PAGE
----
Revisiting Sembene’s XALA and the generations of Africa betrayed by our inept elite

The lacerating guile of Ousmane Sembene and his utter contempt for the African elite-cum-politician remain the most appealing banner of his 1975 masterwork ‘Xala’. As its 45th-anniversary approaches, the only things that keep it from being a beat for beat reflection Africa’s contemporary reality are its allegorical and satirical packaging. For Sembene, faith in mostContinue reading “Revisiting Sembene’s XALA and the generations of Africa betrayed by our inept elite”

How Mati Diop’s ATLANTICS quietly offers the closure our forbearers never got during slavery

This piece contains spoilers for Atlantics Did we bury the lede after soaking in Mati Diop’s stunning debut feature film ‘Atlantics’? Rooted in the painful reality of modern sub-Saharan Africa the defining theme of the story for me has grown to be loss; loss of youth, loss of love, loss of dignity, loss of agencyContinue reading “How Mati Diop’s ATLANTICS quietly offers the closure our forbearers never got during slavery”

An unforgettable Tom Hardy ramps up the absurdist intensity in VENOM

There’s a scene in ‘Venom’ in which Tom Hardy’s Eddie Brock, a hapless investigative reporter, enters a high-end restaurant looking for his ex-girlfriend, Anne (Michelle Williams). He’s recently bonded with the titular symbiote after some espionage gone wrong and he thinks he is going insane. His hulking frame is soaked in sweat and the brashContinue reading “An unforgettable Tom Hardy ramps up the absurdist intensity in VENOM”

Disillusion, apathy and dysfunction; TOUKI BOUKI’s foreshadowing of our existential cul de sac

When did Africans start to lose faith in Africa? How long did it take the buoyant flames of colonialism to be quenched by the decadence of the elite and an underestimation of neocolonialism? Probably in the mid-’60s, and judging by the golden age of Senegalese cinema, this sentiment became truly entrenched in the ‘70s; withContinue reading “Disillusion, apathy and dysfunction; TOUKI BOUKI’s foreshadowing of our existential cul de sac”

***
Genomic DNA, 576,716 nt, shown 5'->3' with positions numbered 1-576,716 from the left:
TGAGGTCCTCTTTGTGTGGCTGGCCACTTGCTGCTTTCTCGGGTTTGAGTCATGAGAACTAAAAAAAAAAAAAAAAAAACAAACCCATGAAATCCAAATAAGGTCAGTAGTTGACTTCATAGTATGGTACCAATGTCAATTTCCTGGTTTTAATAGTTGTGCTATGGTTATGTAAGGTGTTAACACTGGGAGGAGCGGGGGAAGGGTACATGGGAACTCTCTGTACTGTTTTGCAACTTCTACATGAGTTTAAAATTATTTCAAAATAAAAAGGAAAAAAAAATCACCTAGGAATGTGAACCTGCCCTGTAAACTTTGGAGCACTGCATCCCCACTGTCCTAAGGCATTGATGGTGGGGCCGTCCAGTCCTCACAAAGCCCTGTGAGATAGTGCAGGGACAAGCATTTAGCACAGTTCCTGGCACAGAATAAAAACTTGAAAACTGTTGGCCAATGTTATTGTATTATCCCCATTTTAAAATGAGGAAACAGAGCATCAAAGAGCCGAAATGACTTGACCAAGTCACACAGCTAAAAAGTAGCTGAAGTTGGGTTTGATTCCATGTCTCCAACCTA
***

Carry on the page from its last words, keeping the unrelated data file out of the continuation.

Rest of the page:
TOUKI BOUKI – A surreal love affair with Africa heading nowhere

Djibril Diop Mambety envisions a fantastical world without consequences for his protagonists in his 1973 film, Touki Bouki. But there is an air of melancholy underpinning the narrative because the characters appear to be cogs in a cycle of nothingness. Mambety’s sometimes non-linear narrative coupled with peculiar editing and overly kinetic transitions point towards aContinue reading “TOUKI BOUKI – A surreal love affair with Africa heading nowhere”

SEMBENE! – The tragedy of African Cinema

The 2015 documentary, Sembene! is a welcome tribute to the father of African cinema, Ousmane Sembene. We spend a chunk of the film soaking in co-director (alongside Jason Silverman), Samba Gadjigo’s reverence for the Senegalese filmmaker as he recounts the impact of Sembene, decades before they eventually met. “When I was 14 I dreamed ofContinue reading “SEMBENE! – The tragedy of African Cinema”

THE BOY KUMASENU, VIA SOME 50s PROPAGANDA

November was the month that smiled on me, allowing me my first slice of the African Film Society’s Classics in the Park series. Under the still Osu night with a cool breeze forcing its way from the sea, the curiously christened ‘Akola Boni’ Park serves as the monthly meeting point of some cinephiles and cultureContinue reading “THE BOY KUMASENU, VIA SOME 50s PROPAGANDA”

THE RELEGATION OF SETTING TO MERE PROPS

For the initiated, it will be no hot take to say there are criminally underused elements in Ghanaian filmmaking. When was the last time you saw a film from the point of view of an aging protagonist (hell, middle aged), our screen writers have seemingly decided they do not exist. How about a film anchoredContinue reading “THE RELEGATION OF SETTING TO MERE PROPS”

REACHING FOR THE PROMISE OF THE BLACK STAR INTERNATIONAL FILM FESTIVAL

As cinephile cupping a flickering candle of hope for of an awakening of Ghanaian cinema, 2016 has basically been walk through a tart blizzard whipped up by the forces of mainstream GH cinema’s frivolity. But I look up in the horizon and see perhaps some easement in the Black Star International Film Festival (BSIFF). IContinue reading “REACHING FOR THE PROMISE OF THE BLACK STAR INTERNATIONAL FILM FESTIVAL”

‘WHAT HAVE YOU DONE FOR ME LATELY’ GH CINEMA?

So it turns out I don’t care much for Ghanaian cinema. The sages among us say actions speak louder than words. My actions in the first two quarters of this year have indicated that I have subliminally affirmed Ghanaian cinema as something I can live without. Rebecca is the sole Ghanaian production I’ve seen inContinue reading “‘WHAT HAVE YOU DONE FOR ME LATELY’ GH CINEMA?”